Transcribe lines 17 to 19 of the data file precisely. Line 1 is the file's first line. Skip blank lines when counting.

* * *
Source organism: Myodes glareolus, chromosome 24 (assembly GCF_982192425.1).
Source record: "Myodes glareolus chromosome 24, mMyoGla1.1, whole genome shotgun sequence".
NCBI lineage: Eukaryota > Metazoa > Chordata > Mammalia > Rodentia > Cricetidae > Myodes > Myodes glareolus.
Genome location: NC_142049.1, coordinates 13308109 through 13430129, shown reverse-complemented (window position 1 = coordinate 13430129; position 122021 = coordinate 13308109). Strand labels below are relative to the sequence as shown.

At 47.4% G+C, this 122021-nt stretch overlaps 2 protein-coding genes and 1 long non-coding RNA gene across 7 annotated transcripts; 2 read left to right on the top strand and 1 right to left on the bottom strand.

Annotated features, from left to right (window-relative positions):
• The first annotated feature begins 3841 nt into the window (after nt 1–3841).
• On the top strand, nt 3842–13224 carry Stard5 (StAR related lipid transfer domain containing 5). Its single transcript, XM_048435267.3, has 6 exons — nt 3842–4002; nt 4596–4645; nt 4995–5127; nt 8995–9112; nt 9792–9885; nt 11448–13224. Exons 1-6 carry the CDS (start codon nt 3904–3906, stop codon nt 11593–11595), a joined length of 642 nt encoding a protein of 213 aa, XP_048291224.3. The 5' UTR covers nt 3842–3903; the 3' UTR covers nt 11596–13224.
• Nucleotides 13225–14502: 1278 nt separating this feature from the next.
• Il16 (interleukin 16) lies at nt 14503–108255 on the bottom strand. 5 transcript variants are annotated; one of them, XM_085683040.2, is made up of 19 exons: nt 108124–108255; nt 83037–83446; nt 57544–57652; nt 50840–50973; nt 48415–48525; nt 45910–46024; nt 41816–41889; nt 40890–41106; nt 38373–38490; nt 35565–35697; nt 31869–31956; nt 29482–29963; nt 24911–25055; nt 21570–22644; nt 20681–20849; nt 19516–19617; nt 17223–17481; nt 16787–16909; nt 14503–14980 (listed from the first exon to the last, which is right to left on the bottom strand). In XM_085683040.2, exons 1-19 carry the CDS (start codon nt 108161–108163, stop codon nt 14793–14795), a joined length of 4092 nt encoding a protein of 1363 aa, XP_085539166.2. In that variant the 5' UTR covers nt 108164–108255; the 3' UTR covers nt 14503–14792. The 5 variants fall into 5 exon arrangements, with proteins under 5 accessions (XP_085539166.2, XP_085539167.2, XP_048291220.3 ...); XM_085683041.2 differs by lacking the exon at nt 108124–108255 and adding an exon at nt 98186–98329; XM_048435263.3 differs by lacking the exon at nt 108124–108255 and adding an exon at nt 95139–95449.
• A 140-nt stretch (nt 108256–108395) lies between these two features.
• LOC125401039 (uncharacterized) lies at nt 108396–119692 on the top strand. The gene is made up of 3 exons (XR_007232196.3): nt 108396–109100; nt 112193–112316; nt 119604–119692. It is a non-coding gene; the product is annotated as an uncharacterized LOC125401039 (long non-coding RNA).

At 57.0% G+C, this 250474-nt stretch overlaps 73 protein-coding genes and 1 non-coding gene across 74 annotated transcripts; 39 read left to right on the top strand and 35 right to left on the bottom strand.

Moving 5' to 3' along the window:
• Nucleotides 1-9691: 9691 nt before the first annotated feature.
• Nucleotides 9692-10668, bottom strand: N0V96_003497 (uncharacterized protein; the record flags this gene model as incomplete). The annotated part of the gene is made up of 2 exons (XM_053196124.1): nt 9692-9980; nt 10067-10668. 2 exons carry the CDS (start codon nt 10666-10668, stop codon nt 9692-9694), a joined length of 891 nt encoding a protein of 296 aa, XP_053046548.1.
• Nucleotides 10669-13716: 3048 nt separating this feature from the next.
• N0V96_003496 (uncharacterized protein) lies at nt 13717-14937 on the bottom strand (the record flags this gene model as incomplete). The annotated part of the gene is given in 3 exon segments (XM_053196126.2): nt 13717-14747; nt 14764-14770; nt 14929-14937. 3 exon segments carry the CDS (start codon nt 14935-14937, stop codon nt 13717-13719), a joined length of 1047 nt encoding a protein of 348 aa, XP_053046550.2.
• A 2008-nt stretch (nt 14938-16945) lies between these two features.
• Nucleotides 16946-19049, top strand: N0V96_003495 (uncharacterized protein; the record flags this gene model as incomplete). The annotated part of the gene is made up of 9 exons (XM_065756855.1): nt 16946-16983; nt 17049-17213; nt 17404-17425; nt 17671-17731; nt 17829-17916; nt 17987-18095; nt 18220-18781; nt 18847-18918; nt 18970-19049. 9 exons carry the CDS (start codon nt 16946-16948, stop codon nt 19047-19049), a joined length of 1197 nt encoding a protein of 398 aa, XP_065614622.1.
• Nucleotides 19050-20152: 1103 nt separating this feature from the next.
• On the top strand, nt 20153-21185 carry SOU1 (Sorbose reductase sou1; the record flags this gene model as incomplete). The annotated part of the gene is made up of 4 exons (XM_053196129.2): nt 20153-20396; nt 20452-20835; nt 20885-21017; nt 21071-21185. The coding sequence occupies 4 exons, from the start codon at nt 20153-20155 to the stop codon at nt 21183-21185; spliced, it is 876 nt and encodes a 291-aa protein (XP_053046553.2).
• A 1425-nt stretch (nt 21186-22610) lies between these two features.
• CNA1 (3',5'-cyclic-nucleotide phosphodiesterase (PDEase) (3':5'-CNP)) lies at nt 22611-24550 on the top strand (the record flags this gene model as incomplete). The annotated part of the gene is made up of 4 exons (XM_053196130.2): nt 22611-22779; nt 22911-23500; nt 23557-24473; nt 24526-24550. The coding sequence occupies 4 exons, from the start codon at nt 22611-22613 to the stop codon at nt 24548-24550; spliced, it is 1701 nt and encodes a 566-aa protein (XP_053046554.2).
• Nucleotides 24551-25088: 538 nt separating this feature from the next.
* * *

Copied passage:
• Nucleotides 10669-13716: 3048 nt separating this feature from the next.
• N0V96_003496 (uncharacterized protein) lies at nt 13717-14937 on the bottom strand (the record flags this gene model as incomplete). The annotated part of the gene is given in 3 exon segments (XM_053196126.2): nt 13717-14747; nt 14764-14770; nt 14929-14937. 3 exon segments carry the CDS (start codon nt 14935-14937, stop codon nt 13717-13719), a joined length of 1047 nt encoding a protein of 348 aa, XP_053046550.2.
• A 2008-nt stretch (nt 14938-16945) lies between these two features.